So is that moment when he says, "When I remember Terry..." a holy moment to the brother of Terry Fox? The cynical side of me says yes. Any moment when he can get dramatic attention and hefty amounts of cash is going to be quite holy to him, a moment to live for, a moment to cherish, a moment even to hate for its intensity. The less cynical side of me say he was fake crying.

So to me I look at the man who has memorialized his son, with the scholarships and things and community activism, who is attempting to make his son immortal this way and I don't like him. : ( What he's doing, feels to me like its social climbing; it's demanding attention, it's milking other people's emotions. You can't tell him he's wrong to monopolize the conversation about his son! He's bereaved father! He's playing our good manners against us. And yet... why shouldn't he do so? I recognize that my dislike is irrational. Is there any reason to think he is insincere in his grief? Is his personal culture which values these things, sports and recognition, and making speeches in the municipal arena, any less valid than my personal culture which loathes these things? Is he exploiting his son's memory or grieving?

And what about the other man? Is he refusing to let the other man grieve? Is he denying the father the chance for a memorial because he was denied his chance for a memorial for his adopted son? Is he angry because something that can be offensive and intrusive is being forced on him? You can't know. The questions are too nebulous to come up with a yes or no answer. They're the wrong questions.

The right question is, what would make both men happier?
posted by Jane the Brown at 11:39 AM on October 14, 2012 [5 favorites]


There is a proper type of memorial for this sort of situation. It's called a gravestone.

People die all the time, everywhere. If everyone who deserved a memorial got one, the whole damn world would be covered with mouldering teddy bears, faded ribbons, and burned out votive candles.


But a good portion of the people with gravestones died of what used to be called a "natural death", i.e., after a long life and of some expected cause. Accidental deaths of a healthy, productive person who thought they had many years to go can be a lot more traumatic for those left behind. Memorials outside the graveyard are not so strange for harder kinds of deaths.

We make specific memorials in the center of town for soldiers or firemen who die in the line of duty, but these purposeless deaths can hardly be given that kind of official recognition. Parents and friends often try to start memorial funds or organizations for young people who die of a disease or illness, but the best that can be done for road accidents is to join MADD or lobby for road safety, and sometimes it is just the driver's error anyway. That doesn't stop it from being tragic, though...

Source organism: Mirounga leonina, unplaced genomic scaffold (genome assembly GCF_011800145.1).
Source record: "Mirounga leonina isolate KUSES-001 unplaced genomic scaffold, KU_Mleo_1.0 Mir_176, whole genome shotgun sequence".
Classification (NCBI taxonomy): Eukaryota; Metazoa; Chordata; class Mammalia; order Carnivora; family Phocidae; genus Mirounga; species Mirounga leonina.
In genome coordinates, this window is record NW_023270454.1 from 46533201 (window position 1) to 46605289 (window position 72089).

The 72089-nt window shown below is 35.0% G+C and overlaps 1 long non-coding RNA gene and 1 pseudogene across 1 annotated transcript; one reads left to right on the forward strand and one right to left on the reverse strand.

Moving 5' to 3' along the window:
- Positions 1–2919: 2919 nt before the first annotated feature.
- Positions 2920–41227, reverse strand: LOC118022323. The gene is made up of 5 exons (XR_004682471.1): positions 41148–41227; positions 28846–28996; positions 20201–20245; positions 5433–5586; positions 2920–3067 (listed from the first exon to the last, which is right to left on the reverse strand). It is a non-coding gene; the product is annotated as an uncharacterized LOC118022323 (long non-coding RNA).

Really, I'd bet that this era will be looked back on with horror in another century (once the robot cars evade fatal accidents) that we allowed so many to die awful, preventable deaths for the sake of getting around more quickly... It hardly seems too much to ask that people be allowed to grieve in public, and also may not be such a bad thing that we are reminded of the cost of driving.
posted by mdn at 12:01 PM on October 14, 2012 [1 favorite]


mdn: "But a good portion of the people with gravestones died of what used to be called a "natural death", i.e., after a long life and of some expected cause. Accidental deaths of a healthy, productive person who thought they had many years to go can be a lot more traumatic for those left behind. Memorials outside the graveyard are not so strange for harder kinds of deaths. "

You've inspired me to go put up a cross at the park where my dad had a heart attack and died one morning. After all, all those people out exercising need to know that it can be deadly.

On second thought, no, the grave he shares with my mother is a fine memorial.
posted by wierdo at 3:59 PM on October 14, 2012


Hmmm . . . I keep seeing comments here that boil down to, "but it doesn't make sense!" or "I wouldn't want that!" But grief doesn't make sense, does it? I mean, grieving is a strange, inexplicable process and everybody's grief is different. And, sure, some of these memorials are at least partly motivated by things other than grief. But I'm really reluctant to tell people how they can grieve just because I don't want to look at it or I don't want to think about all the people that die every day on the freeway. And I don't want to tell people that they have to grieve silently in private if it would comfort them to make a public display of it. I can put up with some "disintegrating teddy bears" in my life; it's not so hard compared to burying a child.

When my father died, my SO and I were sort of snickering about some of the junk for sale in the funeral home, like the glass necklaces that you could have made with the ash of "your loved one." I couldn't imagine doing that for my father. But I quit smiling when I realized that I would really, really want that if I lost my SO. If he were gone, well, just the thought of wearing a bit of him next to my heart is making me tear up right now.

It doesn't make sense. It just doesn't and it's not going to. But that doesn't mean it isn't very important to people.
posted by WorkingMyWayHome at 6:50 PM on October 14, 2012 [2 favorites]